Do you remember my sister? How many mistakes did she make with those never blinking eyes? I couldn't work it out. I swear she could read your mind, your life, the depths of your soul at one glance. Maybe she was stripping herself away, saying:
Here I am, this is me. I am yours and everything about me, everything you see.
If only you look hard enough.
I never could.
Our life was a pillow-fight. We'd stand there on the quilt, our hands clenched ready. Her with her milky teeth, so late for her age, and a Stanley knife in her hand. She sliced the tires on my bike and I couldn't forgive her.
She went blind at the age of five. We'd stand at the bedroom window and she'd get me to tell her what I saw. I'd describe the houses opposite, the little patch of grass next to the path, the gate with its rotten hinges forever wedged open that Dad was always going to fix. She'd stand there quiet for a moment. I thought she was trying to develop the images in her own head. Then she'd say:
I can see little twinkly stars, like Christmas tree lights in faraway windows.
Rings of brightly coloured rocks floating around orange and mustard planets. I can see huge tiger striped fishes chasing tiny blue and yellow dashes, all tails and fins and bubbles.
I'd look at the grey house opposite, and close the curtains.
She burned down the house when she was ten. I was away camping with the scouts. The fireman said she'd been smoking in bed--the old story, I thought. The cat and our mum died in the flames, so Dad took us to stay with our aunt in the country. He went back to London to find us a new house. We never saw him again.
On her thirteenth birthday she fell down the well in our aunt's garden and broke her head. She'd been drinking heavily. On her recovery her sight returned, a fluke of nature everyone said. That's when she said she'd never blink again. I would tell her when she stared at me, with her eyes wide and watery, that they reminded me of the well she fell into. She liked this, it made her laugh.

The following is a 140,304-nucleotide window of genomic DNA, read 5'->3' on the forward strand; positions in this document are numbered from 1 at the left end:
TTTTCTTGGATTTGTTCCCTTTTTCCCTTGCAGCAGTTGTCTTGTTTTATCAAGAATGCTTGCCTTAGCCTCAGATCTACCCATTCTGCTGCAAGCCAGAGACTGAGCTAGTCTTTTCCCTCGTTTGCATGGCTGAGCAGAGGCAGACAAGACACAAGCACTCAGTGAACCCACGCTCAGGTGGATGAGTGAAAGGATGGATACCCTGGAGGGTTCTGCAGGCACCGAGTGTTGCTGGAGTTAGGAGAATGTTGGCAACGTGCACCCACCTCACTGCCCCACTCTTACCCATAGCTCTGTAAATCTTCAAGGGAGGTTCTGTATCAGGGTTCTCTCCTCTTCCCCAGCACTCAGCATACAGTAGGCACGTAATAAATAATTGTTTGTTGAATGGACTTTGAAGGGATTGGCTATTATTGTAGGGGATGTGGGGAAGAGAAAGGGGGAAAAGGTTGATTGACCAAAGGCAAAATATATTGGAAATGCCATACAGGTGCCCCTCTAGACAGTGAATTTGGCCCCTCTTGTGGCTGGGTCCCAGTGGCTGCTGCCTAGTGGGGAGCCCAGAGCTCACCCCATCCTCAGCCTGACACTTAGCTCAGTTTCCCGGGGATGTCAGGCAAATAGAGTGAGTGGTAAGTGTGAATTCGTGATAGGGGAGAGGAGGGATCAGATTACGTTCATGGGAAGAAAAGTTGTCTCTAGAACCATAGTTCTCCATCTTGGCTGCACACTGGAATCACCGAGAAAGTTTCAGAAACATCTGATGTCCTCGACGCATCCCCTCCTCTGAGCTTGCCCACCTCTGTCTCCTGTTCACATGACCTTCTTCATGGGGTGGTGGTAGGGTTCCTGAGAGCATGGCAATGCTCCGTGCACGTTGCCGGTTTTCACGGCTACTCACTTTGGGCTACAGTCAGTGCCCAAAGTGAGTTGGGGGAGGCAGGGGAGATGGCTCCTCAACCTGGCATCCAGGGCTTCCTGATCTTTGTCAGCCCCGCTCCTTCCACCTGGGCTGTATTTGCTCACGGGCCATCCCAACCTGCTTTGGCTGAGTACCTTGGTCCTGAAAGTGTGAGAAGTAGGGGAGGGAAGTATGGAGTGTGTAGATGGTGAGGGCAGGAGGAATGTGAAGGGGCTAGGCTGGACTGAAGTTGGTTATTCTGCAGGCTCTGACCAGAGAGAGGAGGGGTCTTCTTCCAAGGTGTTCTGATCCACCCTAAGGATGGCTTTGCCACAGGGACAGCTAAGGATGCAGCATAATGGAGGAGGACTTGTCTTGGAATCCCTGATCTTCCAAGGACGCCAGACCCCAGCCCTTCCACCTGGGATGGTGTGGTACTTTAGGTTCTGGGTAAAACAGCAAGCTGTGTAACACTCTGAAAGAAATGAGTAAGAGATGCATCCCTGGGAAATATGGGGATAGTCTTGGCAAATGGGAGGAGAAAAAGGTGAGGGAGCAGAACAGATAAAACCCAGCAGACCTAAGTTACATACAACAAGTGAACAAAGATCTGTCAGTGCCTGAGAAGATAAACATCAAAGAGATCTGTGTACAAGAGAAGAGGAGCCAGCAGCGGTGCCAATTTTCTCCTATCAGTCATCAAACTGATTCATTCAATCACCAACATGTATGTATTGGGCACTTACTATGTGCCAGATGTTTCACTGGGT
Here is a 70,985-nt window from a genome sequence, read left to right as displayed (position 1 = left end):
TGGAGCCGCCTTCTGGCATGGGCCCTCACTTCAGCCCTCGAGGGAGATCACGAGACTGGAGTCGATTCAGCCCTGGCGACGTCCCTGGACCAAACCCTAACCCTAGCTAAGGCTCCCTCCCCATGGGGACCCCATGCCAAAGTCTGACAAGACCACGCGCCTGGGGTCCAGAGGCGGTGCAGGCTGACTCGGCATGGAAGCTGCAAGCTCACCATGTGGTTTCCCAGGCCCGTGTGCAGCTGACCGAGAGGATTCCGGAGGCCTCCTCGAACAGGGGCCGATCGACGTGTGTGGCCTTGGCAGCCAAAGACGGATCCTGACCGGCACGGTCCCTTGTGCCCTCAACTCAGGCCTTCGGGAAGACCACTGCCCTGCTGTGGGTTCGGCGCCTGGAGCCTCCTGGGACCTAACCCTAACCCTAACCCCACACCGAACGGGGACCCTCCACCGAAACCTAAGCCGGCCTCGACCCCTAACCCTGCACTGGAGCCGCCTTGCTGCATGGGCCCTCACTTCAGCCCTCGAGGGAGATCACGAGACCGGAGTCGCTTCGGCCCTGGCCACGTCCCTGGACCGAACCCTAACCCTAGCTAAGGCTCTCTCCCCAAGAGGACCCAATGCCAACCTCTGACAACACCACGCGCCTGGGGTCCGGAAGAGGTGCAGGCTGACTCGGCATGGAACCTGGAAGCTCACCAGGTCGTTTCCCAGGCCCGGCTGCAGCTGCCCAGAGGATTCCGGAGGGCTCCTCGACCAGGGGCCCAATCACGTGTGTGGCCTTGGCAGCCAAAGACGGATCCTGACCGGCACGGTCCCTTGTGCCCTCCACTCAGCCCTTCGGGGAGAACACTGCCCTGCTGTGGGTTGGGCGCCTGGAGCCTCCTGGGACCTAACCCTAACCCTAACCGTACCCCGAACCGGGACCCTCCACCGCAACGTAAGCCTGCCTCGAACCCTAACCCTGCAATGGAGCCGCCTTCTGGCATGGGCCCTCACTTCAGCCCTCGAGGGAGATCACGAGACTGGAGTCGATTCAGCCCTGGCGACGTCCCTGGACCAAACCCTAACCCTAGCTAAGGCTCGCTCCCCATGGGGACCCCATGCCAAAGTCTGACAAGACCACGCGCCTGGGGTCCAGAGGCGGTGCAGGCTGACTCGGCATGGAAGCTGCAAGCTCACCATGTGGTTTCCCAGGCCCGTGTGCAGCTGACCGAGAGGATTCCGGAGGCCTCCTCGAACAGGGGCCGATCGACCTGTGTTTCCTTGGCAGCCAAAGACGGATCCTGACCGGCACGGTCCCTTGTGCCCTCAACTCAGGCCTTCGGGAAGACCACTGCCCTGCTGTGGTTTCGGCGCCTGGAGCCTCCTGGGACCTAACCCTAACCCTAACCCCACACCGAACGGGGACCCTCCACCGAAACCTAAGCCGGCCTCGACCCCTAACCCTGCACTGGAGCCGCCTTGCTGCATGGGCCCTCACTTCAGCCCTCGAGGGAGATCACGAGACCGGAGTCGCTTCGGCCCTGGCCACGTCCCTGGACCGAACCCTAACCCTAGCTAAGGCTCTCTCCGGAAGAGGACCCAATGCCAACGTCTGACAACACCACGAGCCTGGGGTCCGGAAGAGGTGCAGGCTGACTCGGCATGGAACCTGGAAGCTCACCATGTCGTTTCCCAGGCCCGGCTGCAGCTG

She moved in with a gym teacher when she was fifteen, all muscles he was. He lost his job when it all came out, and couldn't get another one. Not in that kind of small town. Everybody knew everyone else's business. My sister would hold her head high, though. She said she was in love. They were together for five years until one day he lost his temper. He hit over the back of the neck with his bull worker. She lost the use of the right side of her body. He got three years and was out in fifteen months. We saw him a while later, he was coaching a non-league football team in a Cornwall seaside town. I don't think he recognized her. My sister had put on a lot of weight from being in a chair all the time. She'd get me to stick pins and stub out cigarettes in her right hand. She'd laugh like mad because it didn't hurt. Her left hand was pretty good though. We'd have arm wrestling matches, I'd have to use both arms and she'd still beat me.
We buried her when she was 32. Me and my aunt, the vicar, and the man who dug the hole. She said she didn't want to be cremated and wanted a cheap coffin so the worms could get to her quickly. She said she liked the idea of it, though I thought it was because of what happened to the cat, and our mum.